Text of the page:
Previous 1 2 Next 22 Replies Latest reply: Feb 19, 2015 8:27 AM by JGFMK
tish! Level 1 Level 1 (5 points)
so lately ive been wondering if i have someone keylogging me, and i decided to look at my activity monitor.

are these normal process names?
- smoke
- apsd -ft
- rcd
- pboard
- mdworker

very appreciated!

Imac 3.06 GHz i3, Mac OS X (10.6.6)
  • William Boyd, Jr. Level 6 Level 6 (10,515 points)
    tishowns wrote:
    are these normal process names?
    - smoke
    - apsd -ft
    - rcd
    - pboard
    - mdworker


    Welcome to Apple's discussion groups.

    My system has pboard and mdworker but not the others. According to "man" in a Terminal session, rcd is the "remote control daemon". My system has no "man" information about the other two.

    Select each of those processes, click in the "Inspect" icon in the tool bar, then on the tab for "Open Files and Ports". In each case one of the first several entries in the list will be the path to the executable. That might give you some extra information.
  • Kappy Level 10 Level 10 (260,300 points)
    The apsd -ft process is the background process for FaceTime.
  • thomas_r. Level 7 Level 7 (30,540 points)
    so lately ive been wondering if i have someone keylogging me


    Why? Unless you have allowed an untrusted individual to use an admin account on your machine while unsupervised, that's very unlikely. If you think you've got a malware infection, you probably don't... see my [Mac Virus guide|http://www.reedcorner.net/guides/macvirus>.

    are these normal process names?


    I don't know about some of those, but in Activity Monitor, select the questionable process and click Inspect, then choose the Open Files and Ports tab. The second item on the list should be the executable file... see where that is and whether that gives you any additional information.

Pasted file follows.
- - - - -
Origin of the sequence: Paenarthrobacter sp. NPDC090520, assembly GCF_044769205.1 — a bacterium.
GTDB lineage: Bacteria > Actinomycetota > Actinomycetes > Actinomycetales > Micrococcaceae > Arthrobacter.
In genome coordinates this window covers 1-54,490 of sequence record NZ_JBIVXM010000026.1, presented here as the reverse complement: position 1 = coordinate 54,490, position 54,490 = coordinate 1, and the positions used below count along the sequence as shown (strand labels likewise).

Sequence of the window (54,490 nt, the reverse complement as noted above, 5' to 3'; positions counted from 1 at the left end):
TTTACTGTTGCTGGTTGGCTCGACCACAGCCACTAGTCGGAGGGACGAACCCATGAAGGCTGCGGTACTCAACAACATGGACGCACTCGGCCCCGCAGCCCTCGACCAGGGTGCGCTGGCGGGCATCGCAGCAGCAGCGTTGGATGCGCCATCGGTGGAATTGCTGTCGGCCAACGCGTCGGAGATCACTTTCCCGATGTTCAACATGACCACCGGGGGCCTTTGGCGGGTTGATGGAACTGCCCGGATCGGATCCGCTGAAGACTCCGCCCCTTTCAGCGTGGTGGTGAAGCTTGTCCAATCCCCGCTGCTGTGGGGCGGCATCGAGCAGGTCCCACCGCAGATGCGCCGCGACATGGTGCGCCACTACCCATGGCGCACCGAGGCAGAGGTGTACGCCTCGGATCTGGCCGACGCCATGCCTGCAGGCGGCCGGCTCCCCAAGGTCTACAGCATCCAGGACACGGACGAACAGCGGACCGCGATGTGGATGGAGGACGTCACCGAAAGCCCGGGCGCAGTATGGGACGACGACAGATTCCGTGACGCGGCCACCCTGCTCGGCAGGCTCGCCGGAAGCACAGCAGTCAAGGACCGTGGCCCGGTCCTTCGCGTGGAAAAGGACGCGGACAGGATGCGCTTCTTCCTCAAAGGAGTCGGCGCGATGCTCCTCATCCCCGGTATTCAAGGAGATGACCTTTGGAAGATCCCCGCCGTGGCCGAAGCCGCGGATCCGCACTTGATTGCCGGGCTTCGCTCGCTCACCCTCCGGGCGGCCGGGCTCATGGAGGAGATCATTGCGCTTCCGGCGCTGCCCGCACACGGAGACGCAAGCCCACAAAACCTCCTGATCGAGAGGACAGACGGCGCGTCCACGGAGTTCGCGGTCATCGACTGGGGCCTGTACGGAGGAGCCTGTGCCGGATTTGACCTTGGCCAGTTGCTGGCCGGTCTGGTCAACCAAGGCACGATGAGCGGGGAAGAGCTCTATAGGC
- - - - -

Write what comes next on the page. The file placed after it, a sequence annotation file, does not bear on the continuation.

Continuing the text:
• Terry Mahoney Level 1 Level 1 (35 points)

    @William Boyd: Here's what man apsd says ...

     

    APSD(8)                   BSD System Manager's Manual                  APSD(8)

     

     

    NAME

         apsd -- Apple Push Notification service daemon

     

     

    SYNOPSIS

         apsd

     

     

    DESCRIPTION

         apsd ApplePushService daemon for Apple Push Notification service.  This

         is part of the ApplePushService framework.

     

     

         There are no configuration options to apsd.  Users should not run apsd

         manually.

  • macfrombrampton Level 1 Level 1 (0 points)

    The APSD sends encrypted traffic to 17.x.x.x network which is Apple. Alot of people think it is Facetime but I never used facetime and noticed the outgoing encrypted traffic.

  • thomas_r. Level 7 Level 7 (30,540 points)

    A lot of people are wrong. The apsd process is a general-purpose process for managing push notifications. The apsd-ft process is for FaceTime. (Note that all the above posts duplicated a typo in the original post, consisting of a space inserted in the name.)

     

    Also, this topic originated in 2011... I don't think that tish! is still looking for answers to this question after more than 3 years.

  • Kevalya Level 1 Level 1 (0 points)

    Thanks for your answer Thomas.